The studies and media stories linking football to brain damage in the last several years is prevalent and ongoing. Leber, of course, is well aware of the publicity and warnings, and the stories of retired players who lose their memories. “Am I worried about it?” Leber asked. “Yes. Do I think about it everyday? No.”
There is arguably hysteria in America about concussions and football, with parents unwilling to allow their kids to participate. This is happening despite studies showing concussions for youth are more numerous in other activities including cheerleading than football.
Leber is an advocate for the game, and for playing it on the youth level where he says the violence of football isn’t comparable to the college and professional levels. He believes kids are being “over-educated” about head injuries and football. The game provides life lessons, including learning toughness that young people lose out on if they don’t play his sport. “There’s no better sport to teach you about yourself, and prepare you for life than football,” he said.
Leber said there are no studies that show high school football later changes what he refers to as the “quality of life” of its participants. “To have kids miss out (playing football), kind of angers me,” he said.
At the lunch Leber told the group that soccer causes the most youth concussions but parents are taking their sons out of football to play that sport. “Football is not the enemy,” said Leber who laments his game isn’t judged more fairly.
After Leber’s talk a reporter asked him about his old team, the Vikings. What concerns him the most? How much can Minnesota achieve this season and into the playoffs?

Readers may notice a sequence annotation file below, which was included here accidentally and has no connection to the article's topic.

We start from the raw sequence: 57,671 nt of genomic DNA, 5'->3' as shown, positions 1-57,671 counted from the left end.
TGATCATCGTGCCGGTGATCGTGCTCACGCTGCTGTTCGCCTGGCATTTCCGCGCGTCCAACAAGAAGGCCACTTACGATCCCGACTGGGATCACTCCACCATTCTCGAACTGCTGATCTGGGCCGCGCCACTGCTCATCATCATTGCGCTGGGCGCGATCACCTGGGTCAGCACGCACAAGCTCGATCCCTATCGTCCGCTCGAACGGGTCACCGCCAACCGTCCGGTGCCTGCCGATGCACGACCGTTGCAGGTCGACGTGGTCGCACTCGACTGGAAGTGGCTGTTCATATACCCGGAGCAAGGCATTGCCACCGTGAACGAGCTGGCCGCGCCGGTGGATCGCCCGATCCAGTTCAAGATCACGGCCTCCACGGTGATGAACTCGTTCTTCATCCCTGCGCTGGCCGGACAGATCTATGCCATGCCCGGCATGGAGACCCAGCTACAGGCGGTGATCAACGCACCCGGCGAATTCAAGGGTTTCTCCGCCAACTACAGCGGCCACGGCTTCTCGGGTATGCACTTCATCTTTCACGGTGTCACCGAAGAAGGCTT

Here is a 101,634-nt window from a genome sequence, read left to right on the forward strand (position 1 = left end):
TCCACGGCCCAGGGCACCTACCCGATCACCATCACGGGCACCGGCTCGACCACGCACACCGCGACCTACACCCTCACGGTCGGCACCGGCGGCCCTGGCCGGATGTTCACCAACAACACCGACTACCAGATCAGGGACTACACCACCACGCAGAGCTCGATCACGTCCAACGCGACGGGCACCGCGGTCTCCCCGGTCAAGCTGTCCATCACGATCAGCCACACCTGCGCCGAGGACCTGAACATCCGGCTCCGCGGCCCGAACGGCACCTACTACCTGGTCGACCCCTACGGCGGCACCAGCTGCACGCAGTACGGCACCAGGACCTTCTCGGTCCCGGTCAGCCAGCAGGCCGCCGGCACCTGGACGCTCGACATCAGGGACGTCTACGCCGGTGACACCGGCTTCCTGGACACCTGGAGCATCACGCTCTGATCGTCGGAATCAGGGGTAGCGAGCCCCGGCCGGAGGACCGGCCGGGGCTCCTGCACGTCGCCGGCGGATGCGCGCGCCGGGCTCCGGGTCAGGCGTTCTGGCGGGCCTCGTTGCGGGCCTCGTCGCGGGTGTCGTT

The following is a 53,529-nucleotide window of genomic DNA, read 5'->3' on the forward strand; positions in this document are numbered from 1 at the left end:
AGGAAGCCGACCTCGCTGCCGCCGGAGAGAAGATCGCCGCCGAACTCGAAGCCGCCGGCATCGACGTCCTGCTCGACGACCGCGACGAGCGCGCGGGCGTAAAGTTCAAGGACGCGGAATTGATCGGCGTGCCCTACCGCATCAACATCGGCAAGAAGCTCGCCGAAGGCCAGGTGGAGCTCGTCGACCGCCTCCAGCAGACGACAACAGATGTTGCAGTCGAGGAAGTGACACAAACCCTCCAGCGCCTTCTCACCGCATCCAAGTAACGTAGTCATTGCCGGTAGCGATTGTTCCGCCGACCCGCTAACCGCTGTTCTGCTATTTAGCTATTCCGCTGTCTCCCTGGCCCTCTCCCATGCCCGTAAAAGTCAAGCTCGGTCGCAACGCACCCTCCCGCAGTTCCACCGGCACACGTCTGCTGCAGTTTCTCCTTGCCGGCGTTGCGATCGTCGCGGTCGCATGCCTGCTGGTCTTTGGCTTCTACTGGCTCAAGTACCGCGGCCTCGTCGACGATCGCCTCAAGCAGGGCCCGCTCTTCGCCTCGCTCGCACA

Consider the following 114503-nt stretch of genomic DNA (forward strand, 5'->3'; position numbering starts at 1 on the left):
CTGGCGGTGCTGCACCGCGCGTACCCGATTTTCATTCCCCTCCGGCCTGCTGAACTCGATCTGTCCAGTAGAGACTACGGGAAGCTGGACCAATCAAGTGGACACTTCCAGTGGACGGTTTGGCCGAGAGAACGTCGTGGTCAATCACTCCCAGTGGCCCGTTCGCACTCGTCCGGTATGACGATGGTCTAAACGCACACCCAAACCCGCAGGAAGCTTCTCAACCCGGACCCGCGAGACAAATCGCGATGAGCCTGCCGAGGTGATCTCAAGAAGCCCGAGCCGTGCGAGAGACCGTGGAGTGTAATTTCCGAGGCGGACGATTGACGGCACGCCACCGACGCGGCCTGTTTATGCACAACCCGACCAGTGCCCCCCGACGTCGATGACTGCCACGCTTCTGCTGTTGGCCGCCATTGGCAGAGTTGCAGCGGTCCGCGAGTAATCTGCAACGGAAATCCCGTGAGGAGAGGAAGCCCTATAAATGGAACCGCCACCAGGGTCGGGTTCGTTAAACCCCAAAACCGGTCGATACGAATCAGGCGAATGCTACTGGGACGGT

In critical situations, Leber said, the Vikings are vulnerable on offense when the interior line sags against pressure and makes quarterback Kirk Cousins uncomfortable. Defensively, he expressed concern about the cornerbacks needing to play at a higher level, including disrupting routes.
Leber, though, thinks the Vikings have the pieces to make a Super Bowl run. He sees a great running game, a quarterback who could receive NFL MVP consideration, and superb outside receivers. The defense he characterizes as “Super Bowl level” because it is usually difficult to score against. “Teams are getting some yards on us, but when it comes to actually putting points on the board, our defense is pretty damn good,” he said.
Leber, by the way, showed those doubters back in Vermillion a final time when in 2016 he was inducted into the South Dakota Sports Hall of Fame.
A Sunday Golden Gophers football notes column:
Minnesota head coach P.J. Fleck was unsure this morning about the status of quarterback Tanner Morgan while speaking on WCCO Radio. Media reports had Morgan in concussion protocol after last night’s Iowa game. His availability for Saturday’s game at Northwestern appears unknown.
Fleck said he hadn’t seen his star quarterback yet this morning. Morgan was wobbly before he was removed from the game. “I hope he is okay. We just gotta make sure that we take all the proper protocol…as he continues to move forward,” Fleck said
Morgan was sacked six times in the 23-19 loss to Iowa. He took a pounding in a physical game and missed the last two snaps when the Gophers were trying to rally for a win and improve their record to 10-0.
When Morgan, who is among the Big Ten passing leaders, was unable to finish the game he was replaced by true freshman Cole Kramer from Eden Prairie. If Morgan can’t play Saturday against Northwestern it’s unclear whether he will be replaced by Kramer, or Texas native Jacob Clark, another true freshman.
Kramer and Clark have played minimal minutes this season. Kramer has played in three games, Clark in one. Freshmen can play in up to four games and still retain redshirt status.
“I think it’s a little too early to jump to conclusions,” Fleck said in regard to whether there will be any changes at quarterback for Northwestern.
Quarterback depth became precarious before the season started when Zack Annexstad, expected to compete for the starting job with Morgan, injured his foot and appeared lost for the season. Fleck said awhile ago Annexstad might return late this year, but he was indefinite on a timeline.